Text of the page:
Sometimes I sit and wonder what I have done wrong. I accepted my calling into the ministry. After college I went to seminary to get my credentials. I am as well prepared or more so than most.

I hate having to prove myself over and over again.

I’ve been in this entry-level position 3 years. I haven’t been ordained. Yet male seminary students join the church and are ordained within 6 months. When I ask about my ordination I’m told that I have more to learn and it’s coming soon. I accept that answer because I’m afraid to challenge it. I don’t want to get a bad reputation.

I’ve shared my experience with a professor at my seminary. She has put me in touch with some female pastors. I am hoping to join one of their staffs.

I suppose nothing will change as long as I’m afraid to speak out. I wasn’t always like this. I started out at this church so excited about being on staff. But I have been beat down verbally so much that I don’t know what to do.

I am well steeped in scripture.

I know that no weapon formed against me will prosper. But I’m afraid.

I know that God makes a way out of no way. But I’m still afraid.

I know that God has not given us a spirit of fear. But I’m so afraid.

Afraid to speak out.

Afraid to tell my story.

Afraid someone will identify me.

Until I get into a more supportive environment and find my voice, I will remain afraid.

Woman In The Pulpit – My Story

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My first year as a pastor was unbelievable!  So I sat down with author Margaree Mitchell to tell my story. Woman In The Pulpit covers my first year as pastor of Hopewell Church. It was a year filled with challenges but there were also joyous moments. I wanted to implement the things I had learned in seminary.  I thought I might encounter opposition at some point.  But it never occurred to me that the all-male Ministerial Alliance would line up against me and do everything in their power to run me out-of-town.

Woman In The Pulpit is available wherever eBooks are sold.

First Staff Position


Today we have a guest post by Rev. Olivia Addison.  She lives in Atlanta and talks about her experiences on the staff of a church.


I am Rev. Olivia Addison.  I attend seminary in Atlanta and I am a full-time staff member of a church. My official title is Special Assistant to the Pastor.  My pastor does not have a problem working with female ministers.  In fact, it was the Assistant Pastor, who was female, who recommended me for this position.  I had been helping her with her duties whenever she needed assistance.  She was going to get married and leave the state.  The pastor was also reorganizing the staff.  And this new position was added.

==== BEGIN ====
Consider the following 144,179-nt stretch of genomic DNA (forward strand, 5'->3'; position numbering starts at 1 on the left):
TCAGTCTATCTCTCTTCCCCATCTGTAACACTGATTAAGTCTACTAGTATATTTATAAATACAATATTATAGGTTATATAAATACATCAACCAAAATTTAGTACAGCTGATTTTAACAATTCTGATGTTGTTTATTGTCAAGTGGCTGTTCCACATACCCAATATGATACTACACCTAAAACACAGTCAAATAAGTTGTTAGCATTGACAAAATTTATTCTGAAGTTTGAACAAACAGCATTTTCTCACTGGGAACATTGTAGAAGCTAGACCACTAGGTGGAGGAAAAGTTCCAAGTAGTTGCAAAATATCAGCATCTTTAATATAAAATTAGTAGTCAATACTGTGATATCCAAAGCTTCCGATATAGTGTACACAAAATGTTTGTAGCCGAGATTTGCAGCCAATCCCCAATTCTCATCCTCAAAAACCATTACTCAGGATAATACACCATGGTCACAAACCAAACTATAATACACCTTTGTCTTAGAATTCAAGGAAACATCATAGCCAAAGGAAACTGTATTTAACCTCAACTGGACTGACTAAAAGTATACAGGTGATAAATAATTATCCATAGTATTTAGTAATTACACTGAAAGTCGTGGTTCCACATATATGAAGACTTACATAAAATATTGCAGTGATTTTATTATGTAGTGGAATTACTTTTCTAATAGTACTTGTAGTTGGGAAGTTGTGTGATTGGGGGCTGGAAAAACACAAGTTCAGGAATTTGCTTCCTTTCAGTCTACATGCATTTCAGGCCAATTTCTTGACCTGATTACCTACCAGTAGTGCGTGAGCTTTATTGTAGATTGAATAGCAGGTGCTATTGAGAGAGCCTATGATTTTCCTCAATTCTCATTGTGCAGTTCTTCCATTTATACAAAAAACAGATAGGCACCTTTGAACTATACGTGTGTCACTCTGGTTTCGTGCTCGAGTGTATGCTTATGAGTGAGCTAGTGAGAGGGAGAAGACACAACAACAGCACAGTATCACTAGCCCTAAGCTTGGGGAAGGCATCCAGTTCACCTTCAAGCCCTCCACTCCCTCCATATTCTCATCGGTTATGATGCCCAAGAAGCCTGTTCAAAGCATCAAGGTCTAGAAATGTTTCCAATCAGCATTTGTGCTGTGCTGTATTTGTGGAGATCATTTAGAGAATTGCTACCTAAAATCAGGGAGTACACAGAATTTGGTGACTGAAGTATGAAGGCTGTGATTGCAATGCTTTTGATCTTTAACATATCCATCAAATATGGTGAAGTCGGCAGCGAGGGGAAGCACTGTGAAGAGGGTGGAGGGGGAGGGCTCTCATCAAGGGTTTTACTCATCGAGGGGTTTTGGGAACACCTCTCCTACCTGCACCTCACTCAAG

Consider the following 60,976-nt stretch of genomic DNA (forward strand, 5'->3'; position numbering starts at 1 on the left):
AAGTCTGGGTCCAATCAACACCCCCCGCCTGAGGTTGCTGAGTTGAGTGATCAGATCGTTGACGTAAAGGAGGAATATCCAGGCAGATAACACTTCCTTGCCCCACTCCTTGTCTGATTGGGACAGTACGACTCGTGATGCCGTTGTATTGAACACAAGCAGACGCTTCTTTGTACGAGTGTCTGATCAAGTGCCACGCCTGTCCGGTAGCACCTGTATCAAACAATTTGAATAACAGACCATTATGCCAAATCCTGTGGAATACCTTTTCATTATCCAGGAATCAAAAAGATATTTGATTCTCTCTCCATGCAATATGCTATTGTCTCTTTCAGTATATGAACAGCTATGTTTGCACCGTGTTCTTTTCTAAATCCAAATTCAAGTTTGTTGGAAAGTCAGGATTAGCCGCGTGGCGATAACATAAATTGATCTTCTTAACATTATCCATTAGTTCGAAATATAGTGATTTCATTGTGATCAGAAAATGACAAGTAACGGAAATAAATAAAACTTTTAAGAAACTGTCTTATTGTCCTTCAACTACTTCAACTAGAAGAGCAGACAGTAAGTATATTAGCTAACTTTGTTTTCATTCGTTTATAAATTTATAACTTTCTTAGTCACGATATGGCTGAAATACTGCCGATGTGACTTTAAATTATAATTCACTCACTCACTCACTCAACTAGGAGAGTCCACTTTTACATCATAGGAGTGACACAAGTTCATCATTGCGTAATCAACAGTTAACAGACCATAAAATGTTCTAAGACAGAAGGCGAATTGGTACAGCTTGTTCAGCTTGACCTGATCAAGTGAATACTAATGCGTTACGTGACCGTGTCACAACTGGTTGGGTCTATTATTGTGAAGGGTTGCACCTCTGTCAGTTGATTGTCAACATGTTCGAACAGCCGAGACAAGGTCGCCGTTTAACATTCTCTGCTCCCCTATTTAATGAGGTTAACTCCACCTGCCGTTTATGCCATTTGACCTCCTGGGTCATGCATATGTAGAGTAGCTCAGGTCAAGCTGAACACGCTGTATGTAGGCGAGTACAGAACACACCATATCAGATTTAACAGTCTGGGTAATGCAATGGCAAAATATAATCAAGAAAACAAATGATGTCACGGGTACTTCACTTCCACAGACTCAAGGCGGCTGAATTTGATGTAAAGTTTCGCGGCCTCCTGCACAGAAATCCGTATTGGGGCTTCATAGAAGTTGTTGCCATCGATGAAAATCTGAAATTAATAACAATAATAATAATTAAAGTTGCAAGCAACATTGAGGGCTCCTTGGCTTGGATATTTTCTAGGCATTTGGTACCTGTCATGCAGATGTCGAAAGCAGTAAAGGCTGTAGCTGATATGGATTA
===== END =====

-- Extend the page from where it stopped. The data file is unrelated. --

When the Assistant Pastor told me that she had recommended me for this position I couldn’t believe it. First I was shocked and surprised.  But as I thought about it, I was honored that she thought so well of me.  I had only been at the church for about 2 years.  But I was also apprehensive because I didn’t know what would be expected of me.

When the pastor offered me this position I accepted.  A couple of years ago I had left my job because I had been injured.  I had recuperated and was ready to start a new job.  So this position came along at the right time.

My duties are to attend functions that the pastor is not able to attend because of other commitments; attend ministerial alliance meetings that he is unable to attend; and be the go-to person for bereaved families in the church.

I am always busy.  This position requires lots of work. I have attended functions with the governor and also the mayor in my official capacity.  Sometimes I represent my pastor at meetings with other clergy.  I visit bereaved families, pray with them, see what assistance they need, approve funeral programs held at my church, and whatever else is needed.

I haven’t run into much prejudice against female ministers except on the ministerial staff of my church.  There are about 10 associate ministers.  Some have been at the church much longer than I have.  So I have heard whispering about why I was selected and not them.  This is especially true for other female ministers at the church.  I mostly ignore the whispering and remain professional as I carry out my duties.

I had already developed a great relationship with the congregation before I started this position.  Whenever something needed to be done I did it.  If the kitchen staff is shorthanded I pitch in to help.  The pastor has often told me I should let others do this, but that’s the kind of person I am.  I help out wherever needed.  So I think my willingness to think that no job was beneath me has helped me form good relationships within the church family.

One incident of prejudice against female ministers has come from another pastor.  My pastor was asked to make remarks at a funeral.  He couldn’t attend so he sent me instead.  When I arrived I discovered that there were 2 other female ministers who were to speak on the program.  We were not allowed in the pulpit.  We had to sit on the front row and speak from the floor.  After we spoke a male minister who had arrived late also made his remarks from the floor.  He was invited into the pulpit after his remarks.   He declined.  Afterwards he told me that he declined because the same invitation was not extended to us (the female ministers).  I appreciated his candor and his simple act of protest.

I enjoy working in my position.  I wouldn’t call it a job.  I call it being a servant.  I am assisting my pastor and also the members of my congregation.

My advice to female ministers is to stay humble, ask God to lead you and guide you in every decision, know how to relate to people, and keep everything spiritually based.  Doing these things will go a long way in helping you carry out your calling.


First Appointment